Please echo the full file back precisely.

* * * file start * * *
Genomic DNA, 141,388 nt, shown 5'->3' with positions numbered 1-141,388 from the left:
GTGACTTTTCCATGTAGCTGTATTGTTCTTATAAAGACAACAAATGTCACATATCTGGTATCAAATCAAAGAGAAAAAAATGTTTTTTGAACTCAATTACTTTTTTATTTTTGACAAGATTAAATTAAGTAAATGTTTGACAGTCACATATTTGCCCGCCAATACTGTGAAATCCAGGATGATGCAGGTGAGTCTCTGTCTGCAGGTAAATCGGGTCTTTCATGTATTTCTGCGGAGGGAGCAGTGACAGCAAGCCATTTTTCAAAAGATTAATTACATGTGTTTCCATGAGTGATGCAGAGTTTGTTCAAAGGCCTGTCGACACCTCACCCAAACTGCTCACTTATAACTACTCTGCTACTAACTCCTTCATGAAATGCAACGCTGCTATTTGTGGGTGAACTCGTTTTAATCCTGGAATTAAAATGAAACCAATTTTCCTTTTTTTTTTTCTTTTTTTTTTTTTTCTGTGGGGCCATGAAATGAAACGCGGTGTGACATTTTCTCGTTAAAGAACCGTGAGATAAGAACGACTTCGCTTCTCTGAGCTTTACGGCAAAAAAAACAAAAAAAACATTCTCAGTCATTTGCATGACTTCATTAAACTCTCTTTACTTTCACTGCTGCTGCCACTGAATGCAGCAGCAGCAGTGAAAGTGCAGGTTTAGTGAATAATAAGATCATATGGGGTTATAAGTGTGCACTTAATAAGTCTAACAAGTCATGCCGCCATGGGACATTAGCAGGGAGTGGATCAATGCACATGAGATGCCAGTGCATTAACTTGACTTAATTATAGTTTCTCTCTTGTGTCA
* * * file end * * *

Genomic DNA, 141,388 nt, shown 5'->3' with positions numbered 1-141,388 from the left:
GTGACTTTTCCATGTAGCTGTATTGTTCTTATAAAGACAACAAATGTCACATATCTGGTATCAAATCAAAGAGAAAAAAATGTTTTTTGAACTCAATTACTTTTTTATTTTTGACAAGATTAAATTAAGTAAATGTTTGACAGTCACATATTTGCCCGCCAATACTGTGAAATCCAGGATGATGCAGGTGAGTCTCTGTCTGCAGGTAAATCGGGTCTTTCATGTATTTCTGCGGAGGGAGCAGTGACAGCAAGCCATTTTTCAAAAGATTAATTACATGTGTTTCCATGAGTGATGCAGAGTTTGTTCAAAGGCCTGTCGACACCTCACCCAAACTGCTCACTTATAACTACTCTGCTACTAACTCCTTCATGAAATGCAACGCTGCTATTTGTGGGTGAACTCGTTTTAATCCTGGAATTAAAATGAAACCAATTTTCCTTTTTTTTTTTCTTTTTTTTTTTTTTCTGTGGGGCCATGAAATGAAACGCGGTGTGACATTTTCTCGTTAAAGAACCGTGAGATAAGAACGACTTCGCTTCTCTGAGCTTTACGGCAAAAAAAACAAAAAAAACATTCTCAGTCATTTGCATGACTTCATTAAACTCTCTTTACTTTCACTGCTGCTGCCACTGAATGCAGCAGCAGCAGTGAAAGTGCAGGTTTAGTGAATAATAAGATCATATGGGGTTATAAGTGTGCACTTAATAAGTCTAACAAGTCATGCCGCCATGGGACATTAGCAGGGAGTGGATCAATGCACATGAGATGCCAGTGCATTAACTTGACTTAATTATAGTTTCTCTCTTGTGTCA